Is Bitcoin a Savvy Investment Now or a Sucker Bet?

Donald Hastings
December 16, 2014

Bitcoin, the first global digital currency to see widespread use, has experienced much volatility over the past two years. In 2013, Bitcoin shot out of obscurity with an over-8,000 percent price increase to a peak of around $1,147 in early December of last year. But in 2014, Bitcoin is down roughly 52%, currently trading around $337 on the BTC-e exchange. Its price has wildly fluctuated at times from speculation, hacks, platform bugs, and government regulation. The consensus for next year seems to be that investors should expect more of the same, which begs the question, is an investment in the digital currency now worth all the risk and expected volatility to come?

One major concern for Bitcoin going forward is the threat of future collapses of large, unregulated Bitcoin exchanges, such as Mt. Gox. Problems like these create the perception that large holdings of the digital currency can simply evaporate overnight, without any underlying means for recovering such assets. Another significant concern is that the current demand for Bitcoin is still believed to be driven in large part by shadier usages of the currency—such as for evading taxes and buying contraband like drugs or weapons. This illicit demand could disappear as governments move to limit the use of Bitcoins to facilitate illegal transactions.

Yet despite the multitude of problems Bitcoin has recently faced, there is still a tremendous amount of private equity and venture capital money being put into it to create a better, more reliable business model. This points to significant upside for investors who are willing to accept the wild price swings in the short-term. In fact, volatility can be expected for almost any new asset class as it struggles to gain acceptance and clear regulatory hurdles. While Bitcoin has experienced more than its fair share of problems lately, consider the following: Bitcoin has a relatively low circulation value now, but theoretically, with widespread adoption, the circulation value could be 100x–to-1,000x what it is today. Thus, notwithstanding all of the current problems weighing down the digital currency, it is easy to see why many are still betting heavily on its success.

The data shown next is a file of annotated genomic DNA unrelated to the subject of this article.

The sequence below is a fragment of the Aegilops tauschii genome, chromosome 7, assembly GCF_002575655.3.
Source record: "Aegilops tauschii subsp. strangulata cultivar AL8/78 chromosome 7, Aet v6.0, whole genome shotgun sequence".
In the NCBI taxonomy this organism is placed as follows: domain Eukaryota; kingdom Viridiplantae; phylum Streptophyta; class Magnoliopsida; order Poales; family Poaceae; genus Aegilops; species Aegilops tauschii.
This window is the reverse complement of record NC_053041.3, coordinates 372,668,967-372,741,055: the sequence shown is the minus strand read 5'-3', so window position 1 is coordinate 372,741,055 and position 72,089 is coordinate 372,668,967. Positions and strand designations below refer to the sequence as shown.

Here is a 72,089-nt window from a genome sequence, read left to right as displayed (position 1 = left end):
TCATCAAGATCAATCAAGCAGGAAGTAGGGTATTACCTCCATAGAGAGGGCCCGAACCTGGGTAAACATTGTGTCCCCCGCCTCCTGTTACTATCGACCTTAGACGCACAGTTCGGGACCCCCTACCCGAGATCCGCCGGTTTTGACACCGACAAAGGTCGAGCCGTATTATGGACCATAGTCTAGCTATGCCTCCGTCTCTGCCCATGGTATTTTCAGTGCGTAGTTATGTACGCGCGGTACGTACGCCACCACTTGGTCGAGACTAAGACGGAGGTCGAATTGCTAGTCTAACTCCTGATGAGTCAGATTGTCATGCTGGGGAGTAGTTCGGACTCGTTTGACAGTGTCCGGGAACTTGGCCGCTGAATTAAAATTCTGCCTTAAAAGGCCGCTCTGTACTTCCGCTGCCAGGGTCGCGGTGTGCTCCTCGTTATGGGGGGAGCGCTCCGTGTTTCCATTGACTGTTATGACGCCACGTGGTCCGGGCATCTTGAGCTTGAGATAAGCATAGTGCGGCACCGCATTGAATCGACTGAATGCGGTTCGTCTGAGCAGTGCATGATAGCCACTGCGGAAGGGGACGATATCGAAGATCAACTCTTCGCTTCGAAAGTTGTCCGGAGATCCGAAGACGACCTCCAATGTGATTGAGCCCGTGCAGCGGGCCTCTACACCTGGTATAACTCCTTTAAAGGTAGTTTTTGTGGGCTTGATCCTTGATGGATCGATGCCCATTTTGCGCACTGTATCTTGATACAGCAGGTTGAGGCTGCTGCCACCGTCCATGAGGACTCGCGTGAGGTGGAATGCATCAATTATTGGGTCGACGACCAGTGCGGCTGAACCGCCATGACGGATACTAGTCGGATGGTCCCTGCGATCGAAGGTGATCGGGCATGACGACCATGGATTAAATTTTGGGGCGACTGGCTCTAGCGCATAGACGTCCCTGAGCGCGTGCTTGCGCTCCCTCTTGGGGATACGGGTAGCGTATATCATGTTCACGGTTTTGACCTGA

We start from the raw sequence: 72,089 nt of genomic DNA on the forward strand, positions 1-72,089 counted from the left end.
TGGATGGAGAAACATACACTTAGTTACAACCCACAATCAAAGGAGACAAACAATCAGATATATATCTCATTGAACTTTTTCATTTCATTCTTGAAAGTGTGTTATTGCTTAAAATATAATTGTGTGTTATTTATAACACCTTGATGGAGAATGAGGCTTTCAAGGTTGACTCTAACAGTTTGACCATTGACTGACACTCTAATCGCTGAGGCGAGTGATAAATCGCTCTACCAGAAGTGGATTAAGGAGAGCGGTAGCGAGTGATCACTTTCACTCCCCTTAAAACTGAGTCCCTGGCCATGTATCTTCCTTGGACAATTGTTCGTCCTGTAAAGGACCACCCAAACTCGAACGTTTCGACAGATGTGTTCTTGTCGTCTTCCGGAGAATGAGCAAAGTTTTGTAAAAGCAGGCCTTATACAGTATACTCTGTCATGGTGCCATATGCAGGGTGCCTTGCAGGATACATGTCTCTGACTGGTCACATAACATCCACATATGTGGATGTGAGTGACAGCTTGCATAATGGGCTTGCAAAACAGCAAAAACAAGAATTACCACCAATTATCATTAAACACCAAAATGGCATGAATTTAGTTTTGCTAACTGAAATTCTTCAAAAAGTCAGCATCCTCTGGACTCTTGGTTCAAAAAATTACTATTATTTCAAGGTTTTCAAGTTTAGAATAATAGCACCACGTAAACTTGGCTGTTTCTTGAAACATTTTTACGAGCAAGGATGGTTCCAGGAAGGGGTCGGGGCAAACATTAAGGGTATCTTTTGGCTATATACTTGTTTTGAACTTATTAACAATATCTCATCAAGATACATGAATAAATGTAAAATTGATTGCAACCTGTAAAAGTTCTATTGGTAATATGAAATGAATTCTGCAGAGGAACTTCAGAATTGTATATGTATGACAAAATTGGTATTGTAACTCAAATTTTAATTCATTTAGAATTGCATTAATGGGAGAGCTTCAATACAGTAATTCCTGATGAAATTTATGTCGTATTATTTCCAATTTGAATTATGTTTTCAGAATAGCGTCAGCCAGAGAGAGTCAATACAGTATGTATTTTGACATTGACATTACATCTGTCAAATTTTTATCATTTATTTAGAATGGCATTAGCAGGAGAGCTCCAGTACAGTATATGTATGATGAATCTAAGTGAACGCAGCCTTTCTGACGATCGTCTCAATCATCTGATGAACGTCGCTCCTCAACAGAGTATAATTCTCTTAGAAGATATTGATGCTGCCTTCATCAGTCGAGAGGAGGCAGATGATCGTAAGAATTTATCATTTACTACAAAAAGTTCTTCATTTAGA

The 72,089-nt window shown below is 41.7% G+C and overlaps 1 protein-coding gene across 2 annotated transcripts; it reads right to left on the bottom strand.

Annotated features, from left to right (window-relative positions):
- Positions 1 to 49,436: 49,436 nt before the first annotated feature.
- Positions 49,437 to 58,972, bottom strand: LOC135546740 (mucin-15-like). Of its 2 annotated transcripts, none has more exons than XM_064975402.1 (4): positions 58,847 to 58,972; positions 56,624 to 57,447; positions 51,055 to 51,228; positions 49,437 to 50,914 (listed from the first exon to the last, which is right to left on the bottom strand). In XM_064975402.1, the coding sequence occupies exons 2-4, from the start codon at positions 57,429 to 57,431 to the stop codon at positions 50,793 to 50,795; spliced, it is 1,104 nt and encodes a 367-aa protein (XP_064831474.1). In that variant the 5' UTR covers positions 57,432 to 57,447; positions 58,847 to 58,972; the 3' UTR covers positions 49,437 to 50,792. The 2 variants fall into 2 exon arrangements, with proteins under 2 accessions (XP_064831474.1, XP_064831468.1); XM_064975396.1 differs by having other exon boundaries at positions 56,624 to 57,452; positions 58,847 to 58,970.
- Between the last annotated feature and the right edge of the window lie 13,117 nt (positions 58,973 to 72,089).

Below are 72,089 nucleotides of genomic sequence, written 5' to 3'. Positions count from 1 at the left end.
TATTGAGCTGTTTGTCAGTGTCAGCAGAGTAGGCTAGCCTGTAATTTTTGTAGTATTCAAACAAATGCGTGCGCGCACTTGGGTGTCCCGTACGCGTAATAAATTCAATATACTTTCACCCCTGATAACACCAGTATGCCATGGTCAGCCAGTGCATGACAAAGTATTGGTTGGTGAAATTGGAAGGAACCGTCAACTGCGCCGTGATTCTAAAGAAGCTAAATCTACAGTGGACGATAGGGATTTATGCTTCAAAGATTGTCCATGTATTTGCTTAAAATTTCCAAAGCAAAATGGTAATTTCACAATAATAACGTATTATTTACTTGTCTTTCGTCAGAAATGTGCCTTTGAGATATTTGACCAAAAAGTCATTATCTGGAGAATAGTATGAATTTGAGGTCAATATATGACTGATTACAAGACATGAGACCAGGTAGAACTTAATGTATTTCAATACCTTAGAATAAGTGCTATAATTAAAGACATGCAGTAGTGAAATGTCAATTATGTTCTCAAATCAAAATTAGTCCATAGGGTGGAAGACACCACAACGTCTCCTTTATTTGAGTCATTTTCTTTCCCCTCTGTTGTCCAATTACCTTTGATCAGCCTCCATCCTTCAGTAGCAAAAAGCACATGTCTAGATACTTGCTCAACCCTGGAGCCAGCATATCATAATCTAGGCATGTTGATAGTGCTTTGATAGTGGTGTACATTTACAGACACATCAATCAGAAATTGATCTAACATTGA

Ultimately, given all of the benefits that a digital currency can bring to the marketplace, there is reason to believe that this new asset class will only grow in the coming years. The question is whether Bitcoin will remain at the forefront of this currency revolution.

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